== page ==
Background: The case fatality rate of coronavirus disease 2019 (COVID-19) is estimated to be between 4.3% and 11.0%. Currently there is no effective antiviral treatment for COVID-19. Thus, early recognition of patients at high risk is important.
Methods: We performed a retrospective observational study of 110 patients with severe acute respiratory syndrome coronavirus 2 infection. We compared the effectiveness of three scoring systems: the Systemic Inflammatory Response Syndrome (SIRS), quick Sequential Organ Failure Assessment (qSOFA), and National Early Warning Score (NEWS) systems, for predicting the prognosis of COVID-19. The area under the receiver operating characteristic curve (AUROC) was used for these assessments, and Kaplan-Meier survival curves were used to identify the cumulative risk for 28-day mortality according to the NEWS stratification.
Results: For predicting 28-day mortality, NEWS was superior to qSOFA (AUROC, 0.867 vs. 0.779, P < 0.001), while there was no significant difference between NEWS and SIRS (AUROC, 0.867 vs. 0.639, P = 0.100). For predicting critical outcomes, NEWS was superior to both SIRS (AUROC, 0.918 vs. 0.744, P = 0.032) and qSOFA (AUROC, 0.918 vs. 0.760, P = 0.012). Survival time was significantly shorter for patients with NEWS ≥ 7 than for patients with NEWS < 7.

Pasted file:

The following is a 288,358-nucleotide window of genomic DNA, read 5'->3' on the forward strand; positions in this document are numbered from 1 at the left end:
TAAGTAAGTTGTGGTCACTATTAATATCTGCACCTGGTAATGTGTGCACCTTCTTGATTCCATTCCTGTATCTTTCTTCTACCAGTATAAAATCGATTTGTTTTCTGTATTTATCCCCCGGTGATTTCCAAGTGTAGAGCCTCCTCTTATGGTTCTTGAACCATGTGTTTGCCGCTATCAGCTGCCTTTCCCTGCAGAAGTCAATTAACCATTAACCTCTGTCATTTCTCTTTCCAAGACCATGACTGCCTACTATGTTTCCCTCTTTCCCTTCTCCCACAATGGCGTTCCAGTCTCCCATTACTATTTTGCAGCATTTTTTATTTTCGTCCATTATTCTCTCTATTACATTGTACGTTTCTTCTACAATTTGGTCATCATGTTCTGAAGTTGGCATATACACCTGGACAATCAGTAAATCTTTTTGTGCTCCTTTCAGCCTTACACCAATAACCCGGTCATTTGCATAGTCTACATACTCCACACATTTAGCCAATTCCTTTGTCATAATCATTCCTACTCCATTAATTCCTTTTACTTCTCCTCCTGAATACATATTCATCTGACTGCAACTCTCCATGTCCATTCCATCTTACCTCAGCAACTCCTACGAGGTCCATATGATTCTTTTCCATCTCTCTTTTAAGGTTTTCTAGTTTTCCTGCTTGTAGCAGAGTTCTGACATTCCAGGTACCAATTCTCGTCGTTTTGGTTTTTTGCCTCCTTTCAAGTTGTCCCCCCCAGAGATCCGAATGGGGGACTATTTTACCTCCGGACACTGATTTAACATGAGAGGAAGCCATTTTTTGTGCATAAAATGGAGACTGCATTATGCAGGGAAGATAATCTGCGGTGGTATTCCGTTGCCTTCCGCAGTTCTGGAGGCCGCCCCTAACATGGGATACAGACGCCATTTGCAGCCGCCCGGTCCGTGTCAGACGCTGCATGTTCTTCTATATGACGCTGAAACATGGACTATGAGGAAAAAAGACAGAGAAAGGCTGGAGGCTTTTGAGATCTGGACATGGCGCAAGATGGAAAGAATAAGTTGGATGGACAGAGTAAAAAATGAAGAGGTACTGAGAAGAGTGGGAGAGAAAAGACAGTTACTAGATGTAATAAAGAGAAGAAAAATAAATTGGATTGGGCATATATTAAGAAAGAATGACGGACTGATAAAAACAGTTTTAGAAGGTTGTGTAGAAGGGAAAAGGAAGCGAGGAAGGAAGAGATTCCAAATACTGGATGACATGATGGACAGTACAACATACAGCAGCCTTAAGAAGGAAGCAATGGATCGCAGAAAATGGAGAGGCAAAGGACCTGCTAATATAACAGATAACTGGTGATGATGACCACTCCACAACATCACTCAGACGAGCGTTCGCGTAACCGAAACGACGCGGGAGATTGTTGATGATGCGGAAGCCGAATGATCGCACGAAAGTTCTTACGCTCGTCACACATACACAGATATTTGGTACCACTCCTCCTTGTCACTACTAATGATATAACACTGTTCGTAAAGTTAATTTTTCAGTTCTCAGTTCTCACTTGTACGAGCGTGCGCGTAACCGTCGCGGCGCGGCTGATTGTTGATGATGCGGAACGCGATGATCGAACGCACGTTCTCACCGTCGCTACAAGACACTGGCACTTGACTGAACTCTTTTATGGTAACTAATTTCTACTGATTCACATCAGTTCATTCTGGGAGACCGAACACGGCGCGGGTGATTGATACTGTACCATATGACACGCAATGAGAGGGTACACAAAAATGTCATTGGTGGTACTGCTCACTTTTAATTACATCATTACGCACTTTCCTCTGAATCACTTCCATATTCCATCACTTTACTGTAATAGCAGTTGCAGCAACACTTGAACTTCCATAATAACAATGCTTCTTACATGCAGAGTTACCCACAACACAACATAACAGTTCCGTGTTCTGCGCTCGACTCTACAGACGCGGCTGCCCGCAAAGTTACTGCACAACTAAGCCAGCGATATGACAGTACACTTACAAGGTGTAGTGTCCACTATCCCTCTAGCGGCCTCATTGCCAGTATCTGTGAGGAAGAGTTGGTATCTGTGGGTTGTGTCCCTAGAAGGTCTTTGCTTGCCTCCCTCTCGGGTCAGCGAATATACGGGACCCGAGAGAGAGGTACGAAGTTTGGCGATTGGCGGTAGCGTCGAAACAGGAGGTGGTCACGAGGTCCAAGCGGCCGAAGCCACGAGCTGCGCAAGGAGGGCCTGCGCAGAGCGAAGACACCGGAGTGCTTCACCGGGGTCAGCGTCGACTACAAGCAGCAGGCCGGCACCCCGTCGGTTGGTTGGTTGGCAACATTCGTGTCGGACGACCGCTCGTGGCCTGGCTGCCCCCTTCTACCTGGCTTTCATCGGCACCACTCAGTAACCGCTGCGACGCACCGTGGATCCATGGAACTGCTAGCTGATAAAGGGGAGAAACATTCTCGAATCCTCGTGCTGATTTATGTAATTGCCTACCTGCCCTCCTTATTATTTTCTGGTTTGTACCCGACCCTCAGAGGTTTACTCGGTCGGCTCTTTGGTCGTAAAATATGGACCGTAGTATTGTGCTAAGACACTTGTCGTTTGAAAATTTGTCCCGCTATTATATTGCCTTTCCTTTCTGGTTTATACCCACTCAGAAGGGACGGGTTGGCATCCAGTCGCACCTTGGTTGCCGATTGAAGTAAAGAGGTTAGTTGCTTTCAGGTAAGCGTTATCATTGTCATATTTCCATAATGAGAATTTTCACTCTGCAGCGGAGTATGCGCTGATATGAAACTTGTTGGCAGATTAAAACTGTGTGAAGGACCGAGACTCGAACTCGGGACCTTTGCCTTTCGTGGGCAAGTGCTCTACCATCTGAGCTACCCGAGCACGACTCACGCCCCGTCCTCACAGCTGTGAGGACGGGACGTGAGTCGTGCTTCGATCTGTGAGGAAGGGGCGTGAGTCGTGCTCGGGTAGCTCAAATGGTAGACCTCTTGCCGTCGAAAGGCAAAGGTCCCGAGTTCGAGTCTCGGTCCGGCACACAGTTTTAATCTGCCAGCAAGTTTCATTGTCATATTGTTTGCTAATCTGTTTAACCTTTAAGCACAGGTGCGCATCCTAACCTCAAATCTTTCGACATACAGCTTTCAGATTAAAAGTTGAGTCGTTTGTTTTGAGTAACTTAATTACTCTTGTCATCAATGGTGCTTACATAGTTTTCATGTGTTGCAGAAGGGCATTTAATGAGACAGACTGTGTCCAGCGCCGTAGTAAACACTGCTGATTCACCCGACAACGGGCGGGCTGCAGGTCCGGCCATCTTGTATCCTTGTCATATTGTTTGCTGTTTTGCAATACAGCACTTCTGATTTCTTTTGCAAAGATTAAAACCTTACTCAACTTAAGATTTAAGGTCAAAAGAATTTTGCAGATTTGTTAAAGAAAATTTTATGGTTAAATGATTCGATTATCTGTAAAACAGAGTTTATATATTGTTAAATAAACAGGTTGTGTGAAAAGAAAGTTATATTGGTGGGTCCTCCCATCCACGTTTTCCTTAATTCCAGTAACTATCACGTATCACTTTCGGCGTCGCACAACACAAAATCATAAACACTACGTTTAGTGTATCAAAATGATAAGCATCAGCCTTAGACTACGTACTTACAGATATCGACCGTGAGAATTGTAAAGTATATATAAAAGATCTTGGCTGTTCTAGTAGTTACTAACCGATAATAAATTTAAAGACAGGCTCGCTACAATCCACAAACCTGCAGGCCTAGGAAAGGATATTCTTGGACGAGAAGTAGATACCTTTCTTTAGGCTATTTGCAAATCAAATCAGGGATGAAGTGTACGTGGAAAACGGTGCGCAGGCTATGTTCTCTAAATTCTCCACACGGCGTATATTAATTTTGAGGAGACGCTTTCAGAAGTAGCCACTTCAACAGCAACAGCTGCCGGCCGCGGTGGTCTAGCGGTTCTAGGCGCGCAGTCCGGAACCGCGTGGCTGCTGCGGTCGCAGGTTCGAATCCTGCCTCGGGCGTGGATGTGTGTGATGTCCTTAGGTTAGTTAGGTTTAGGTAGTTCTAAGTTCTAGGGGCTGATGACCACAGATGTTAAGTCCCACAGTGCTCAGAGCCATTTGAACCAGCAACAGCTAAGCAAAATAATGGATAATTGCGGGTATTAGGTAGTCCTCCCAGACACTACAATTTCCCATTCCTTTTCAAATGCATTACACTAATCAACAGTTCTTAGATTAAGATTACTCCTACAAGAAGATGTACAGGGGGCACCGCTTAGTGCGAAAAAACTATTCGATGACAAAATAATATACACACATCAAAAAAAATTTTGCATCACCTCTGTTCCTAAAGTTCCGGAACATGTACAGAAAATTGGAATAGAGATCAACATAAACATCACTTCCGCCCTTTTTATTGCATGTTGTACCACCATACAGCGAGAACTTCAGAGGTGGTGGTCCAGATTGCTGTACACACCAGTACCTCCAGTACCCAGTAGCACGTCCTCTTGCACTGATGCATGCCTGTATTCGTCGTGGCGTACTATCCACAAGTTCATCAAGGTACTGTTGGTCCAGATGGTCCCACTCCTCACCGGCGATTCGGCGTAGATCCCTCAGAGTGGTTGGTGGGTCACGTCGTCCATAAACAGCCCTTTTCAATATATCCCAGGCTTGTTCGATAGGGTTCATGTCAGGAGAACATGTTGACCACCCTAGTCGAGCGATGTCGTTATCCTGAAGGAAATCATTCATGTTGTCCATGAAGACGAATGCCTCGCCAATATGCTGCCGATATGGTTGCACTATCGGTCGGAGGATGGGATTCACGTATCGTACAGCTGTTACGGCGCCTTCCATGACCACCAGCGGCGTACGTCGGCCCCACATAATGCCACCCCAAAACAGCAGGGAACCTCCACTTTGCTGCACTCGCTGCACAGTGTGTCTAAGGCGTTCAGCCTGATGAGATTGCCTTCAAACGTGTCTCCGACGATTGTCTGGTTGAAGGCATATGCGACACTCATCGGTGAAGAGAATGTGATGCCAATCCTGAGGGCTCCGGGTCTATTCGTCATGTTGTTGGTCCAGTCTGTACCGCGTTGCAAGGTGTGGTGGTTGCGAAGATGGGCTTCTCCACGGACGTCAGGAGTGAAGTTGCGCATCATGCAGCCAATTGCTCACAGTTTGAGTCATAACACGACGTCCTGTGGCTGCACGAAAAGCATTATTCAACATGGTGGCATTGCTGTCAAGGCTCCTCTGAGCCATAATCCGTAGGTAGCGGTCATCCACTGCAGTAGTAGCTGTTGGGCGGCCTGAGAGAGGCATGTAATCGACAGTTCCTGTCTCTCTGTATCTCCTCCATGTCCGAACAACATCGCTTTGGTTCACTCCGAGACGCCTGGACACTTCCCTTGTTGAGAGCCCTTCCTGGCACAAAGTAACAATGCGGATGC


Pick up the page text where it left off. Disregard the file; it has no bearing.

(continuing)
Conclusion: Calculation of the NEWS at the time of hospital admission can predict critical outcomes in patients with COVID-19. Early intervention for high-risk patients can thereby improve clinical outcomes in COVID-19 patients.
Keywords: COVID-19; NEWS; Outcome; Prediction.
© 2020 The Korean Academy of Medical Sciences.